Before any QSO can take place on such a high frequency, the issue of antenna pointing must be addressed. The 3dB beamwidth of a 1 foot dish at 47GHz is on the order of 1 degree in both azimuth and elevation. Both stations must point their antennas to within that tolerance or the QSO most likely won't happen. Each dish is equipped with a rifle scope that was sighted in on a short line-of-site path. Since the promise of an optical path over distances greater than 80km cannot be made, other methods of dish pointing must be used to ensure the correct pointing angle.

Maps and GPS receivers can be used to determine the exact location of each station. Simple computer programs can then be used to determine the true heading between stations. These true headings can be converted to magnetic headings using the current magnetic declination angle for the location of each station. A surveyor's compass can then be used to point the dish to the correct heading.

If the heading to a known object in the foreground of each station can be calculated, then that object can be used as a pointing reference. The heading to the other station is just an angular offset from that object. Using this approach, pointing angles accurate to less than one half a degree can be achieved and this is sufficient for the beamwidth of these stations.

Contacts, A New First, and Another Record

Not being satisfied with just holding a new record that broke the old one by a mere 2km, our sites were set on obtaining the very first ARRL VUCC award for this band. It is unknown if anyone else has made such an attempt, but we felt we could give it a try since we had over 15dB of signal margin on the Apple Orchard to Leigh Mountain path.

Since the combination of oxygen and water absorption on this band have a great effect on the path loss, the weather must be watched for upcoming good 'millimeter-wave days'. The loss due to oxygen is close to .15dB per mile and remains constant except for very high altitudes. The loss due to water is a function of the absolute humidity on any given day. Colder air can hold less water than warm air. Therefore, the colder the day, the less the water losses are on a given path.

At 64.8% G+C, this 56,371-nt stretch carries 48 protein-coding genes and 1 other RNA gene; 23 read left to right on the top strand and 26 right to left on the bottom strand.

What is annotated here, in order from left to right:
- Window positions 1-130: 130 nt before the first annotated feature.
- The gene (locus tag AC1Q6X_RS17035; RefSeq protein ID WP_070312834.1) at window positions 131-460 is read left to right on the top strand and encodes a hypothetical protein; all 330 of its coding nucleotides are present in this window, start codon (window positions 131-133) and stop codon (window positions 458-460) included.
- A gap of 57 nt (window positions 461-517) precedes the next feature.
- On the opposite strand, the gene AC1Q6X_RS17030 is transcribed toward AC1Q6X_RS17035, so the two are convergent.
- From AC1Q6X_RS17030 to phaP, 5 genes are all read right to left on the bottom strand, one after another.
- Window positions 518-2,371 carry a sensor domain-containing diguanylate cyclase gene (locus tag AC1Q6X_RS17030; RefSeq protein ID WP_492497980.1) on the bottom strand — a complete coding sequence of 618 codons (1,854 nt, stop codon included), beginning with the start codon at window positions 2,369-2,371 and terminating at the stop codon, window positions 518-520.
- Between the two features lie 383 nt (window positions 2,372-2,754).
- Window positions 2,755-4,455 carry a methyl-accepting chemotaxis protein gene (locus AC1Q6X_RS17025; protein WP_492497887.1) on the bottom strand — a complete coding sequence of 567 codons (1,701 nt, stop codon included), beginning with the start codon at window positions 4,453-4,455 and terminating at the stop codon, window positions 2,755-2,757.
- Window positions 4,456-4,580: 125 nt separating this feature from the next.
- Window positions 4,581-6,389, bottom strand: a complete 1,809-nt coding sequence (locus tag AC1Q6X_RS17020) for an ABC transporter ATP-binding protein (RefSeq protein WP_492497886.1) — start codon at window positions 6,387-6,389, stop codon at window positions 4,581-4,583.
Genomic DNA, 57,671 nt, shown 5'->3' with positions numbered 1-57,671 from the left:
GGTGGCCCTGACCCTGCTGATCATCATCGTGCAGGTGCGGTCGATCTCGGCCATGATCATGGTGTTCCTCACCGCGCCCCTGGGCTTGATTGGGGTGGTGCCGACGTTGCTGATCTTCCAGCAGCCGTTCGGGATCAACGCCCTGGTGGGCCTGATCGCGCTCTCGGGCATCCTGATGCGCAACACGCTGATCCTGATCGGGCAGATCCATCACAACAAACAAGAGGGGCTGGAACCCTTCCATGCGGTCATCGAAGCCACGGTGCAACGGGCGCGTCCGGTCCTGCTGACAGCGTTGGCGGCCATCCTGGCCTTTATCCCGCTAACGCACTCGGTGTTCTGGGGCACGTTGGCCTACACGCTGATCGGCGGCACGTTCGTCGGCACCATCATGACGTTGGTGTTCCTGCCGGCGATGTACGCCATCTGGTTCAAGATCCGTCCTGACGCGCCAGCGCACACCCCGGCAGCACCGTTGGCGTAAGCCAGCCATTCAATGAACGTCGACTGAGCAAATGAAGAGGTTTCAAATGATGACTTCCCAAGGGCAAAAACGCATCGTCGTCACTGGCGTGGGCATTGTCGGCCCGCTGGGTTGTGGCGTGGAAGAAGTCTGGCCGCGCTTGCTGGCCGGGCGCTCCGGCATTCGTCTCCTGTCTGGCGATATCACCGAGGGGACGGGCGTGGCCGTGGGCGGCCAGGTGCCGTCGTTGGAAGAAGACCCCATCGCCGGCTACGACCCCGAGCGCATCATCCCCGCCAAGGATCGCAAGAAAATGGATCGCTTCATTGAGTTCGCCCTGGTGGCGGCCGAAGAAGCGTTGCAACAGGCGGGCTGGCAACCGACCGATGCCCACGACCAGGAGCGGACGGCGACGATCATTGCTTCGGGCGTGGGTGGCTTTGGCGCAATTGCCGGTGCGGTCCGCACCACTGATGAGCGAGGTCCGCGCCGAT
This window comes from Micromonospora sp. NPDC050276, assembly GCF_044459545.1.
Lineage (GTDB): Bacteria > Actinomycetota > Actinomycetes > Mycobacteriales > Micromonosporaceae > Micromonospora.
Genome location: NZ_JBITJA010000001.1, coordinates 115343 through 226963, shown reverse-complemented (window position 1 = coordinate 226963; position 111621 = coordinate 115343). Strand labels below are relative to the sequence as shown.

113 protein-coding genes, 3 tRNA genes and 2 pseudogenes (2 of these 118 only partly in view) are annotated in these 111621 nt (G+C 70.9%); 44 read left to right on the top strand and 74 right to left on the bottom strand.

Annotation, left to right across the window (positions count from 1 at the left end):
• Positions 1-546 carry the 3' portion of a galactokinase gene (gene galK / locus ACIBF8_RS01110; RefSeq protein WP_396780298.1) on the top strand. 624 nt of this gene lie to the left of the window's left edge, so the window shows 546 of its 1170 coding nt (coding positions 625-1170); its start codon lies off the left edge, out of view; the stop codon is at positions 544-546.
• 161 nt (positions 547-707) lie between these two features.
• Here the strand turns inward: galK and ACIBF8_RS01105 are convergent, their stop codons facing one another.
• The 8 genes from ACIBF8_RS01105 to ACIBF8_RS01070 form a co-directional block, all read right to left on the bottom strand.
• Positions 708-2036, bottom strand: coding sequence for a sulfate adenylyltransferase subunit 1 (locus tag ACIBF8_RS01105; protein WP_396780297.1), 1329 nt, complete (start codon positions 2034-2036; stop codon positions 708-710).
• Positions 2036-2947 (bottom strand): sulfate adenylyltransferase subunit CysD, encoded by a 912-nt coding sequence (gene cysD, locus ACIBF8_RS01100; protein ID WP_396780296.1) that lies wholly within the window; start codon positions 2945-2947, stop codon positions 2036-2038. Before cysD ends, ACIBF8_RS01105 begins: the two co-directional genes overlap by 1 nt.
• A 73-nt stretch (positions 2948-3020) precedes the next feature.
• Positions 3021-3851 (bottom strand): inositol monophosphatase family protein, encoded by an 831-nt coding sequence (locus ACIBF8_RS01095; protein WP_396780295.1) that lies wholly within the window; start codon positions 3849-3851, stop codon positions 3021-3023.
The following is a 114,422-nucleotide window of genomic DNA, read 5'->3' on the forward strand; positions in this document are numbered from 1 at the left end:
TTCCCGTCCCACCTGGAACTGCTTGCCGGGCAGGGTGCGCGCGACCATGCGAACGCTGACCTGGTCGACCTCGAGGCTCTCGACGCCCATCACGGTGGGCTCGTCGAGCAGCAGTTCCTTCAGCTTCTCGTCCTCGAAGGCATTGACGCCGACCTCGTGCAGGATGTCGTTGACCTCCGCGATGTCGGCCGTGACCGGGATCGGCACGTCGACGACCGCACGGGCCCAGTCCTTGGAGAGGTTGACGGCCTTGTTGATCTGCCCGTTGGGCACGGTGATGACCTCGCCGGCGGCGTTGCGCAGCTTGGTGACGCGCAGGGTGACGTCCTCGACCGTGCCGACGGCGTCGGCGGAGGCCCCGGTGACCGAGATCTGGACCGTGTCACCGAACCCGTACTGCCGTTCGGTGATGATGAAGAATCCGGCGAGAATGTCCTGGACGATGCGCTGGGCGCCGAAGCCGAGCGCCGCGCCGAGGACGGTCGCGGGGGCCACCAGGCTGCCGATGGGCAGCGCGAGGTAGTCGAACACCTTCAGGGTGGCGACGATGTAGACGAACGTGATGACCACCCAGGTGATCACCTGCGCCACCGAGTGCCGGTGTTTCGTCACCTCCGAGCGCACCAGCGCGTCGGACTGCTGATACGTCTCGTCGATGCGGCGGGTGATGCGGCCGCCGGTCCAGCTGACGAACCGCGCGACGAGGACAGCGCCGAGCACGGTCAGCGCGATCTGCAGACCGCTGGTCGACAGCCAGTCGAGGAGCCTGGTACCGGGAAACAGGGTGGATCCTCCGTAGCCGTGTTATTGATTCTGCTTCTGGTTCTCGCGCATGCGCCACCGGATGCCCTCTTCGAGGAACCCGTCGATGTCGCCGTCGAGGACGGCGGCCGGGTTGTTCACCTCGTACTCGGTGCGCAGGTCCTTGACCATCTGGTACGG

In early May of 1998, an attempt was made to try to work the required 5 grid squares from one fixed location. The callsign of W2SZ/4 was used for the fixed station while WA1ZMS/4 was used by the rover station. Since our club, W2SZ, holds other VUCC firsts on 3, 5, and 24 GHz we felt it would be fitting to have the callsign be given VUCC #1 on 47GHz as well. Many folks within the club have helped out by locating parts and test equipment.

It was decided that the summit of Apple Orchard Mountain, due to its height, would be the best location for the fixed station, while the rover station would drive to 5 grid squares and QSO with the fixed station. Prior to the drive to any of the grids, Doug was given possible sites within the grid that would yield a line of site path to the summit of Apple Orchard without other hills blocking the path. But at the distances involved, we were not guaranteed an optical path due to haze and fog. Doug drove to each of the suspect hill tops only to find in most cases that trees and other local obstructions were in the way. Careful observation on his part allowed him to find other hill tops and scenic vistas that could be used. The location inside a particular grid was determined by the use of a GPS receiver. Once Doug's location was radioed to me, I calculated the pointing angles for both stations and he then verified that his location was not blocked by foreground clutter. At this point the stations were set up and the frequency of each verified by the crystal sources. We found that in less than a few minutes, signals were heard on both ends and the QSO was made. This was repeated 4 other times from 4 other grid squares. The fixed station was located in grid FM07fm, while QSOs were made with the following grids: EM97, FM07, FM06, EM96, and FM08. The path distances for each QSO were: 68km, 59km, 60km, 114km and 60km respectively. Observant readers will note that the QSO to EM96 broke our own record and set a new North American distance record. It is interesting to note that the QSO was made in fog and visibility from Apple Orchard was only about 8km.

This QSO demonstrates the fact that millimeter wave contacts are possible over non-optical line of site paths. No attempts have been made yet over physically blocked paths but that is best saved for next winter when the humidity is low.

The next task is to see if it is possible to injection lock the Gunn sources and reduce the receiver bandwidth to yield better, more 'sensitive' stations. The current world record is 184km held by HB9MIN and DK4GD using SSB. Based on our measured margins, it is POSSIBLE to challenge that record, but a very cold dry day and a long line of site path would be needed. This means that our work is not over yet.

My next attempt will be on 76GHz, but I'm still in the parts collection stage. I don't expect anything noteworthy to happen since it took two years of collecting 47GHz parts to make VUCC #1 and two new North American distance records.